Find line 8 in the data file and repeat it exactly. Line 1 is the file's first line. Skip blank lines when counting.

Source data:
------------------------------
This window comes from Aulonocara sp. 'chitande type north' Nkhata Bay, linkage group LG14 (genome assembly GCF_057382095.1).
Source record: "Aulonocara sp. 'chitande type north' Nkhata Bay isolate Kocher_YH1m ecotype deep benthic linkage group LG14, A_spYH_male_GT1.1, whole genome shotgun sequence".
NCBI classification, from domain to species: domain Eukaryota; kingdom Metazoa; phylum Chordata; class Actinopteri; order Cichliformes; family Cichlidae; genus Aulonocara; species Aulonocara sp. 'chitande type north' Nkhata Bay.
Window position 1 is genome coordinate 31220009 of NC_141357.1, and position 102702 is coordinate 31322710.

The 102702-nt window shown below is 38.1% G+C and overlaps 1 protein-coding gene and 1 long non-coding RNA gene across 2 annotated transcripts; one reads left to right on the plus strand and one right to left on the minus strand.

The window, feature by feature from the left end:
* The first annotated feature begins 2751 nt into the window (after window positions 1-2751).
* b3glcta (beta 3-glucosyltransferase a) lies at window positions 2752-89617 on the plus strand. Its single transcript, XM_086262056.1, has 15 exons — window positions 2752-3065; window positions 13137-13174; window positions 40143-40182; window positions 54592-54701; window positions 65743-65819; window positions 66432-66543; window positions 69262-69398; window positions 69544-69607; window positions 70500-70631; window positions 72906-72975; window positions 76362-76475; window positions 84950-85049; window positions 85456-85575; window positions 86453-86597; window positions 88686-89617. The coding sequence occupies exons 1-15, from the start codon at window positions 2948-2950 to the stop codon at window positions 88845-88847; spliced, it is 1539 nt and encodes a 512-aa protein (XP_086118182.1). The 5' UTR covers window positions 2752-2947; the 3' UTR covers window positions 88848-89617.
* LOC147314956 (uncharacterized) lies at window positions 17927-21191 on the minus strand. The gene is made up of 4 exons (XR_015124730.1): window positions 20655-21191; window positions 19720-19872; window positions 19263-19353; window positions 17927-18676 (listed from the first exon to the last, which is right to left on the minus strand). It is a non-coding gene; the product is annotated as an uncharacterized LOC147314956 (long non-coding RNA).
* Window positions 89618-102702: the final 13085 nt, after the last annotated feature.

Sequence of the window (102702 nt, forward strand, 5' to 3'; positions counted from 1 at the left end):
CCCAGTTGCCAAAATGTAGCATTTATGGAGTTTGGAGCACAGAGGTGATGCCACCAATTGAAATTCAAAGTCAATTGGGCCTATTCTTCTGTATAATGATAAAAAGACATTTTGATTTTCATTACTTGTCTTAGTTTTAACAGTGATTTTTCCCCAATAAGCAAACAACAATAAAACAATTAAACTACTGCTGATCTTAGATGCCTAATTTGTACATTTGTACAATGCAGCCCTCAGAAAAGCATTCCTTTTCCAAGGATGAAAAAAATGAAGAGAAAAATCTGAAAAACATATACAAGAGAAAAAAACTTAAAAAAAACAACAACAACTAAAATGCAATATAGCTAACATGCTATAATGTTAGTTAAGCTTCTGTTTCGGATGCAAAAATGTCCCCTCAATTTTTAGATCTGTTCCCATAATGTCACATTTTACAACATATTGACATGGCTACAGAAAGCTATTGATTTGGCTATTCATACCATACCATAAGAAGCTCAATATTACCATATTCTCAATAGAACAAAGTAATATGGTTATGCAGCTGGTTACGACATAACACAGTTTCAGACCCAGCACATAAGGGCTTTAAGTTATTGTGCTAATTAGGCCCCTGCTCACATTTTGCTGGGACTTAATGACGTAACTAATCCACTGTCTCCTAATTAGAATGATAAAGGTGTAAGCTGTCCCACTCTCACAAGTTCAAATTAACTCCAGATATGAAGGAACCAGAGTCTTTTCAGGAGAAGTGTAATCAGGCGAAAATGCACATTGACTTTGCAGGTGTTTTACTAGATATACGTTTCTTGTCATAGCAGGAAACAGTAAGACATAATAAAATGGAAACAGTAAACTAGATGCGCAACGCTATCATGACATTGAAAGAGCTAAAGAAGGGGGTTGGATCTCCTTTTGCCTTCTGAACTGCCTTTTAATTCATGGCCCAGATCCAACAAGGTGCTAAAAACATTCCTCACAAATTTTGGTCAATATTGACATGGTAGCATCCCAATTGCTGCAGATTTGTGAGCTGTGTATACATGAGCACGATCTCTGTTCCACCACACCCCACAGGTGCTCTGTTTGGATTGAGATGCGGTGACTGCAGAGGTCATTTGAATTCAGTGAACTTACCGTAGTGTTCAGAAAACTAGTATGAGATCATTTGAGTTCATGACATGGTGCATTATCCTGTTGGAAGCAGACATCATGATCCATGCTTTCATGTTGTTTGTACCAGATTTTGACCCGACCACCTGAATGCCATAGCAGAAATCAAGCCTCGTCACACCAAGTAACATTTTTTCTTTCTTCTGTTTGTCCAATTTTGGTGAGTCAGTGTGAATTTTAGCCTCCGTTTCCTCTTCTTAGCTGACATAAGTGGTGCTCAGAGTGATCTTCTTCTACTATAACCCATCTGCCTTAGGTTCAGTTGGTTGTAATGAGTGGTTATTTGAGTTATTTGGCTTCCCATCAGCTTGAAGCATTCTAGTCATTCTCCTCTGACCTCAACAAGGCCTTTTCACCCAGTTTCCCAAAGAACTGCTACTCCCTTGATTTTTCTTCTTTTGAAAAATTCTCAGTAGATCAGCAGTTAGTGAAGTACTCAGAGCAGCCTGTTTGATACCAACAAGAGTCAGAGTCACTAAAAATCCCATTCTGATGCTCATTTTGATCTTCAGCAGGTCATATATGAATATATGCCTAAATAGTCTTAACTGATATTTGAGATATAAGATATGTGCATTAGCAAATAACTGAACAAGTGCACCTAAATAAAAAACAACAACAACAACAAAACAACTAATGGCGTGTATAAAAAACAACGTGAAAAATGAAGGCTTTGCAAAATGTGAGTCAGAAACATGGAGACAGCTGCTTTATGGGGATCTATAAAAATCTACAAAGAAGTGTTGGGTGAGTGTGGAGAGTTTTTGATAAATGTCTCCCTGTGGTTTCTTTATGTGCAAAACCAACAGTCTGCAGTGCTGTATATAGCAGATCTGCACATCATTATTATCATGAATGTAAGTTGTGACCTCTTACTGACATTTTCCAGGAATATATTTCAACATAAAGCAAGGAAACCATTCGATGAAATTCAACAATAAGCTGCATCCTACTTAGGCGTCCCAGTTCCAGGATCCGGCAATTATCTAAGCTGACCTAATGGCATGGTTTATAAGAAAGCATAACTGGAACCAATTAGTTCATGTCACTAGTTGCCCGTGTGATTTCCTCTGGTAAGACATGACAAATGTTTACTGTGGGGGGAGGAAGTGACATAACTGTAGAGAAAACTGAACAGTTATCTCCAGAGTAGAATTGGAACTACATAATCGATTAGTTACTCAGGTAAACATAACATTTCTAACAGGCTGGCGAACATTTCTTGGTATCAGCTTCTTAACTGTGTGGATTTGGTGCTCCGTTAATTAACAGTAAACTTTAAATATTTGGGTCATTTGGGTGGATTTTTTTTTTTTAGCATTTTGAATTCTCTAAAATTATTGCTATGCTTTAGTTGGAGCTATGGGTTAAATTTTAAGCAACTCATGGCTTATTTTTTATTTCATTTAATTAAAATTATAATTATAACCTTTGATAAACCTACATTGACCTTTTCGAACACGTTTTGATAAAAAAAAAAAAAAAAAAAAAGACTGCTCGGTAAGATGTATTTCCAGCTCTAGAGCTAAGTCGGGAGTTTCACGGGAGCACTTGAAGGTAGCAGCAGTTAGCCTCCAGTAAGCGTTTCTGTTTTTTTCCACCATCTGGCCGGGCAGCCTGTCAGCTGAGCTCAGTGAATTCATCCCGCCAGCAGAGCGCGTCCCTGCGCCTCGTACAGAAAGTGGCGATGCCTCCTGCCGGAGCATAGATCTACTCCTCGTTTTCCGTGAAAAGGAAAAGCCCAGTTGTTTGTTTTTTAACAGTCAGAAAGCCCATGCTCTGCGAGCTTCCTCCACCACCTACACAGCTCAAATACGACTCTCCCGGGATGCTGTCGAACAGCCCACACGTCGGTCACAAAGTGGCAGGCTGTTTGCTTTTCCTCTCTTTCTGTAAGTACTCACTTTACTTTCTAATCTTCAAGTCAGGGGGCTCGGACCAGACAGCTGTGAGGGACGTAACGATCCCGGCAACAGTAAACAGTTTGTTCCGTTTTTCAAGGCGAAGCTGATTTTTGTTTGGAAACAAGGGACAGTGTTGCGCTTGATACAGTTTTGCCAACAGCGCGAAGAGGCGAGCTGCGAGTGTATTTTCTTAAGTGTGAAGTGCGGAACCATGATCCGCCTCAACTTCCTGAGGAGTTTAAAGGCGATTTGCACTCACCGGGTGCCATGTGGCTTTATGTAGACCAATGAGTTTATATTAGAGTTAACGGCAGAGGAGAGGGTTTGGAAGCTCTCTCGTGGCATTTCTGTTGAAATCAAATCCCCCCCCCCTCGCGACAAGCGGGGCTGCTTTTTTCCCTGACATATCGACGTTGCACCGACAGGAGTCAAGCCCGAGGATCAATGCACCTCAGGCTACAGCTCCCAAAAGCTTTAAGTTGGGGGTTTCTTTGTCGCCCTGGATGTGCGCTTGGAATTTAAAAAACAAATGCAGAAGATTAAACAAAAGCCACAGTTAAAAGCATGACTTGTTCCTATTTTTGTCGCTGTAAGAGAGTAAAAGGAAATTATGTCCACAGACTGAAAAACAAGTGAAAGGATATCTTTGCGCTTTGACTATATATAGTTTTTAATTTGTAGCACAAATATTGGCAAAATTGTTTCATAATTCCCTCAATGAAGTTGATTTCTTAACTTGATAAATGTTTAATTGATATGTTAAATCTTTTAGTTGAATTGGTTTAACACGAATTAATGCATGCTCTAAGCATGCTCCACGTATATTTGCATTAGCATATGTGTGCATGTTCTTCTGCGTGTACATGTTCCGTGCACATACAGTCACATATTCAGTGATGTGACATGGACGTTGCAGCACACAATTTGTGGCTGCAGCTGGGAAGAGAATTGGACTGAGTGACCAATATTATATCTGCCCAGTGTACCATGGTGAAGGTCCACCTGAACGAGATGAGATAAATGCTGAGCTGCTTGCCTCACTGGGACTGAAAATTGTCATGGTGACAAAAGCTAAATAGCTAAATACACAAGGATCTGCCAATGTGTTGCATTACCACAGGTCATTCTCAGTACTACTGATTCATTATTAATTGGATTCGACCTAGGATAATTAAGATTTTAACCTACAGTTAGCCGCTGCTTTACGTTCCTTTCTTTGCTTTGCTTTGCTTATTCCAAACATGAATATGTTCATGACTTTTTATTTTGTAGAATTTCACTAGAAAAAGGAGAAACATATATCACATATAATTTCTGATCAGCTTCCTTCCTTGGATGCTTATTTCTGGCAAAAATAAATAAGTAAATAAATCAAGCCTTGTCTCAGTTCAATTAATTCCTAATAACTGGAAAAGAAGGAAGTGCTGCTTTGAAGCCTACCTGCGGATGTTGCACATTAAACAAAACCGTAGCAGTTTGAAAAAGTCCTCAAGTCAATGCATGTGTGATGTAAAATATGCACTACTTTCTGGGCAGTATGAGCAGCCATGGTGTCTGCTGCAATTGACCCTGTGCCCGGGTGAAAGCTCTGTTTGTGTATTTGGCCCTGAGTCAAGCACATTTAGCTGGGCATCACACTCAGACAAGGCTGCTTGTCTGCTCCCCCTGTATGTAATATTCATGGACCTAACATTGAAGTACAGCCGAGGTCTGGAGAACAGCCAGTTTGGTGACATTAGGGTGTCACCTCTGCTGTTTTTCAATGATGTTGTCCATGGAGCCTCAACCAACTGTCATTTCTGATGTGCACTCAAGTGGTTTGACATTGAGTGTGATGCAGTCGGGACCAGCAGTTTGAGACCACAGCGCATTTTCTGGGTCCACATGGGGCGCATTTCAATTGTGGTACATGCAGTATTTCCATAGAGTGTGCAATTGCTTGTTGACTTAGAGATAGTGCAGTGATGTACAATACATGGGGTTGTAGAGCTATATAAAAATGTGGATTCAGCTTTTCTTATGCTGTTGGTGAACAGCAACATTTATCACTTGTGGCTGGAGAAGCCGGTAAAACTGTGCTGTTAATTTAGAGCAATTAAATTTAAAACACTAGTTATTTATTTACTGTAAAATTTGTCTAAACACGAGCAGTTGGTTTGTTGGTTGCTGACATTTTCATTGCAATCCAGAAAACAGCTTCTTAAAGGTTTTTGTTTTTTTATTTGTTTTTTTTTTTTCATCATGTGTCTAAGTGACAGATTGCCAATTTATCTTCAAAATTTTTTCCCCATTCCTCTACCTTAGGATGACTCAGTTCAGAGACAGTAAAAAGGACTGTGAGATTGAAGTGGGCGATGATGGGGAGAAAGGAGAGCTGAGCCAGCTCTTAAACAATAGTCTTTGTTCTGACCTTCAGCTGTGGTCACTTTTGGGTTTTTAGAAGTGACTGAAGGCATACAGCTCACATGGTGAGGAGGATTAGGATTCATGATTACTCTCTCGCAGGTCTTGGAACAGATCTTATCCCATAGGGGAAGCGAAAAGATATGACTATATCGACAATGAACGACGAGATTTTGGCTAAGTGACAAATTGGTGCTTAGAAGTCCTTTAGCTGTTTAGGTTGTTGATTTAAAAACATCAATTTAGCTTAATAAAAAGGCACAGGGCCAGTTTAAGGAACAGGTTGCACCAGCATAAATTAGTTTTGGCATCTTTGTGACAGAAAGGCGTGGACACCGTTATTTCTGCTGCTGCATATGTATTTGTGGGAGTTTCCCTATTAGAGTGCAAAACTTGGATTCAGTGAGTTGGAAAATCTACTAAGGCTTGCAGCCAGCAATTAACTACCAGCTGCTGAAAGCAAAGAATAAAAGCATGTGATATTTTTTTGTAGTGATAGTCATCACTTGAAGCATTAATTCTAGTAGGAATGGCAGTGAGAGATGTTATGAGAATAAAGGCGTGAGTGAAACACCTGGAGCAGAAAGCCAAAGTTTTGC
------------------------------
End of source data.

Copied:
* b3glcta (beta 3-glucosyltransferase a) lies at window positions 2752-89617 on the plus strand. Its single transcript, XM_086262056.1, has 15 exons — window positions 2752-3065; window positions 13137-13174; window positions 40143-40182; window positions 54592-54701; window positions 65743-65819; window positions 66432-66543; window positions 69262-69398; window positions 69544-69607; window positions 70500-70631; window positions 72906-72975; window positions 76362-76475; window positions 84950-85049; window positions 85456-85575; window positions 86453-86597; window positions 88686-89617. The coding sequence occupies exons 1-15, from the start codon at window positions 2948-2950 to the stop codon at window positions 88845-88847; spliced, it is 1539 nt and encodes a 512-aa protein (XP_086118182.1). The 5' UTR covers window positions 2752-2947; the 3' UTR covers window positions 88848-89617.